Boston London New York

Good Fortune, Dan

Posted by Mark DiSalvo on Tuesday, September 14, 2010 @ 1:45PM 

I think I was subscriber number 293 – certainly somewhere under one thousand.  That got me the privilege of sharing a Dim Sum meal in Boston’s Chinatown with the curly haired, lightening talking, quick-fire questioning editor of what was then known as PE Week Wire.  In those days Dan Primack would meet with anyone.  Witness his suffering me gnawing on Fung  Zao (chicken feet steamed in black bean sauce—don’t knock it till you try it) and learning that the young scribe was a former political activist, community newspaper reporter and editor as well as failed federal level campaign manager.  I kept thinking to myself “he’s just like me (politically) except with hair and actually is able to write – and he really does speak intelligently about the fund business”.   It was odd that we both started our careers in politics for it was abundantly clear, in my case anyway and I’ll bet Dan’s, that early in our community oriented activism that neither of us could spell PE. 

Dan has not since shared a meal with me (showing excellent judgment) but has offered countless insights on our business sector spiced with an open and undeniably irreverent style.  It seems his corporate overlords, as he respectfully touted his employer, could look past bald political opinion, an undeserved mistrust in the initial coaching abilities of Doc Rivers, a penchant to encourage nationwide betting on college basketball and a desire to increase his own subscribers’ income taxes.  He also shared, in a disarmingly intimate manner, absolute love for his wife Jen along with the tests of that affection including a grueling trek up Machu Picchu, frequent trips away from home in the “trusty” (read “death trap”) old Pontiac – and now the blessings of soon-to-be fatherhood.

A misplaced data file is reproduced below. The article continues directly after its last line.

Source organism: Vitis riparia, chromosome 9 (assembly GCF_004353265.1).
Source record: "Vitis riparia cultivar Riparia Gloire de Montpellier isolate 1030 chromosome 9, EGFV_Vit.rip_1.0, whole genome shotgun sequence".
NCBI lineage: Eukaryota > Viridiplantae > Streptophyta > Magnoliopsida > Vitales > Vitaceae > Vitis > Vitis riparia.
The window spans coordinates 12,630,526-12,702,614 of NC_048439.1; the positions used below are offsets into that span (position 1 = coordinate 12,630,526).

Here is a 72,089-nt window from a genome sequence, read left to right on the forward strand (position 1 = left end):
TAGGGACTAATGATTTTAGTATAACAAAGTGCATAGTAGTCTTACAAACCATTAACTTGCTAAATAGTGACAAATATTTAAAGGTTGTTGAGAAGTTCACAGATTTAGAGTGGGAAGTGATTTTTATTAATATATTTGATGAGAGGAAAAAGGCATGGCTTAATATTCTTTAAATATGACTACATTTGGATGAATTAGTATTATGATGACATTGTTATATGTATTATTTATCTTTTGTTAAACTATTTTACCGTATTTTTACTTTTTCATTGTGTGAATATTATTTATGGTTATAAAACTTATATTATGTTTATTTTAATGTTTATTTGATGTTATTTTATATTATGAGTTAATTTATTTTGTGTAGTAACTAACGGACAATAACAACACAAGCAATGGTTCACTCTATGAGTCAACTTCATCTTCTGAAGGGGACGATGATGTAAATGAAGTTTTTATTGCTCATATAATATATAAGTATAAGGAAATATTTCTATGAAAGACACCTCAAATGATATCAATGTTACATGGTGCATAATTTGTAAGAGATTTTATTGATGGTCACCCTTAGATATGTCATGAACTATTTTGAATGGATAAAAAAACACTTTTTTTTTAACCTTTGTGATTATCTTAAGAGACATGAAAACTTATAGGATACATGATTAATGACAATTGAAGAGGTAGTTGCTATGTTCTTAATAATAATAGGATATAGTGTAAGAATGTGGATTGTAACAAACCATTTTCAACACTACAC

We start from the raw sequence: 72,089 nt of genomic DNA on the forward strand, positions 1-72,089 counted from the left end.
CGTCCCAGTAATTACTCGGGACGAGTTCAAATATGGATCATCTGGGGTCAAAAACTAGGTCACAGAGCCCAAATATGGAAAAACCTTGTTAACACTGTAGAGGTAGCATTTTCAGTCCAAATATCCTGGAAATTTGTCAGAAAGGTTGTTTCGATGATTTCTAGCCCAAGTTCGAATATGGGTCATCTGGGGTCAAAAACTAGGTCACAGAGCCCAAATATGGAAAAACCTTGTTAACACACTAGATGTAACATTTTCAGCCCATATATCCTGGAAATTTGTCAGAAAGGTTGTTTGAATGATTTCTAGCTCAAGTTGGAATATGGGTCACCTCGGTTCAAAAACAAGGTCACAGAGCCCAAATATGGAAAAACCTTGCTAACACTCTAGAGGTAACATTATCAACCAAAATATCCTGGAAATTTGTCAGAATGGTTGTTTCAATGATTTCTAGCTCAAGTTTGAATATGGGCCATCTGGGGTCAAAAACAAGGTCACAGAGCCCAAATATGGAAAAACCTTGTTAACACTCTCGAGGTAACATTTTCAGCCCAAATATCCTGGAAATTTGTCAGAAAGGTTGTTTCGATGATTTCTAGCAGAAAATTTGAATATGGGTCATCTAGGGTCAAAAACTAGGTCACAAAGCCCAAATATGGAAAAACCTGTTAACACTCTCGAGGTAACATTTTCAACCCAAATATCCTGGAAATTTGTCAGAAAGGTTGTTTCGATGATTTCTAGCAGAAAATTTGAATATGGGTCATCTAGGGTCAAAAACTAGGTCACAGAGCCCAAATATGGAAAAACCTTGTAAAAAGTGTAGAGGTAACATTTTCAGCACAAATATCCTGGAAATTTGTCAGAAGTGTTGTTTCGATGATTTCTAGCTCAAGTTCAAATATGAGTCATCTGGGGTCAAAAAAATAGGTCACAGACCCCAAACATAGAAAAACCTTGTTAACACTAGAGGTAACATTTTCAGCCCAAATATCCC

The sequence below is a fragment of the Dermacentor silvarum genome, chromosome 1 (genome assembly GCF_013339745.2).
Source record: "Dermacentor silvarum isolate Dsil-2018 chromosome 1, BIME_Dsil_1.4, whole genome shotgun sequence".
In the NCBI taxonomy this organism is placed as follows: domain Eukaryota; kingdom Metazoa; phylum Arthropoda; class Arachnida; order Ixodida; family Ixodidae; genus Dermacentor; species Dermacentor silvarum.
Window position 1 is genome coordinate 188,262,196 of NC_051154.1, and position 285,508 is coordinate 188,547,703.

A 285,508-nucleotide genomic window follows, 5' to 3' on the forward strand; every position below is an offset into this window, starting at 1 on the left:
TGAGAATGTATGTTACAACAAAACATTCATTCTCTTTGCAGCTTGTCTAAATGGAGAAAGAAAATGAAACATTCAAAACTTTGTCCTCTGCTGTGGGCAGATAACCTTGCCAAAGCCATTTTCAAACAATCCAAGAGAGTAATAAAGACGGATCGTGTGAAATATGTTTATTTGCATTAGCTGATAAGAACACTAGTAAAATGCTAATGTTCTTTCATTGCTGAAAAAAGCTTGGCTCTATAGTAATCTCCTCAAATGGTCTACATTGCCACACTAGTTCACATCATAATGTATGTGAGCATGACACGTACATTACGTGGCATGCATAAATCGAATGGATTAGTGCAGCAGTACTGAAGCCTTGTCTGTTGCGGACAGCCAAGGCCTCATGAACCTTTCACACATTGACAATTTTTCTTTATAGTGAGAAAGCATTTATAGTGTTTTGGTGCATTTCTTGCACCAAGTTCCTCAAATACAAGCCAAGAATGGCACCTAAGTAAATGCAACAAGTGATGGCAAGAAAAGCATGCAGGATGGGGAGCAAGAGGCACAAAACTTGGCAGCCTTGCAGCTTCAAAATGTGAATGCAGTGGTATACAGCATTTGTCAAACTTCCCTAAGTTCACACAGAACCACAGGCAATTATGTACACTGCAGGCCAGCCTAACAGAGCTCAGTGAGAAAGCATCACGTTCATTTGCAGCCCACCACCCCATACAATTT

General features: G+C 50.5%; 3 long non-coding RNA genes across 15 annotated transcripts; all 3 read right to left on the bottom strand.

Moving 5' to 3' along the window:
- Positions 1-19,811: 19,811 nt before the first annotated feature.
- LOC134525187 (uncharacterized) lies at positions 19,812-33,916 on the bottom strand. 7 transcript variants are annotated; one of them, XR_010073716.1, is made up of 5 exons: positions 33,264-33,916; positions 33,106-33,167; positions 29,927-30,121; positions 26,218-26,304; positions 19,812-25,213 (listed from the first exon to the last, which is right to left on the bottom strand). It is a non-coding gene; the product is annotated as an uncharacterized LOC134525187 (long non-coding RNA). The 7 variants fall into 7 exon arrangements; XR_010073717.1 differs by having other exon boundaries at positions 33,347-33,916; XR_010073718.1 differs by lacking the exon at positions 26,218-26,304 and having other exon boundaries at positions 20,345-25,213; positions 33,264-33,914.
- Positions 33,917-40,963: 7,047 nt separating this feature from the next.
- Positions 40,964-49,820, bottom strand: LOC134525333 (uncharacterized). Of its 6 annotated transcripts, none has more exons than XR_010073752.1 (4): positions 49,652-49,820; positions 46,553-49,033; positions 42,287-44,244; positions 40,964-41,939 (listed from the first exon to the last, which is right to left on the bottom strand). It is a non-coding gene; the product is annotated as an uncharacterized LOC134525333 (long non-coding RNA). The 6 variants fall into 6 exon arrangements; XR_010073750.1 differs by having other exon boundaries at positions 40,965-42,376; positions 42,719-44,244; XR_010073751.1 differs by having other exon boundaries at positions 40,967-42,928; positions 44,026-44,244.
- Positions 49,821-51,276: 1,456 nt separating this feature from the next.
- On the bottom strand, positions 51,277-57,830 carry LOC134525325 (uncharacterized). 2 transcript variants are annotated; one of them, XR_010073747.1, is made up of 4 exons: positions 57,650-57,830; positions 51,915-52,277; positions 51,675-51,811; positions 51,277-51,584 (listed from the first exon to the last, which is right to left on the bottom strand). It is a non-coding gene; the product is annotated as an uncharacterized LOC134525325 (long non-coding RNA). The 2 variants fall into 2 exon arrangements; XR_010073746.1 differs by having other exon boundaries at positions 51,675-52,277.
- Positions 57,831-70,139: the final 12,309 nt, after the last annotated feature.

I learned to appreciate the aggregation of content, saw the business blogosphere grow up in front of me, witnessed the creation and explosion of the peHUB brand, the wisdom of contrarian thought, and most particularly appreciated the daily news that would occasionally set up an insight or future knowledge base that would occasionally get me a gig.  The day just plain required that 10am Primack fix.

Dan’s announcement begs the many questions of an ever curious investor. What prompts a founder’s departure?  Was there a fatal flaw in whatever the relationship/agreement was with Thompson Reuters?  Was he pushed because of cost cutting?  Did he jump for better security and/or more cash?  Is this next gig an entrepreneurial adventure (and did I miss the opportunity to participate!)? What can I learn from his experience to cement my own portfolio relationships?  I suspect we will yet learn the answers to those queries as Dan himself will be as revelatory as one could expect and present his own valedictory.

This fund manager and advisor will continue to be a reader of peHUB and hopes its next editor will bring the same irreverence and a unique perspective to the marketplace.  The entire Semaphore team and I wish Dan Primack all good fortune(.com). 


Mark S. DiSalvo is the President and CEO of Sema4 Inc., dba Semaphore (, a leading global professional services provider of Private Equity funds-under-management and technology diligence services. Semaphore currently holds fiduciary obligations as General Partner for seven Private Equity and Venture Capital funds, a New Markets Tax Credit lender and advises General and Limited Partners as well as corporations around the world. Semaphore’s corporate offices are in Boston with principal offices in New York and London.

Topics: Venture Capital, equity, private equity funds, VC, investment


Posted by Richard Gabriel on Thursday, July 29, 2010 @ 12:00PM 

By Richard Gabriel

I live in Massachusetts and let’s face it; we live in what is perceived to be a high tax state. Whether this belief is true or not we share that belief of high taxes with California, New York, New Jersey and Michigan. On the other hand Florida, Texas and North Carolina, among others share a different belief and it is reflected in each states approach to funding of Life Science companies. And each of those states would kill for the concentration of Life Science, technology and educational institution that we enjoy with California and the other so called high tax states.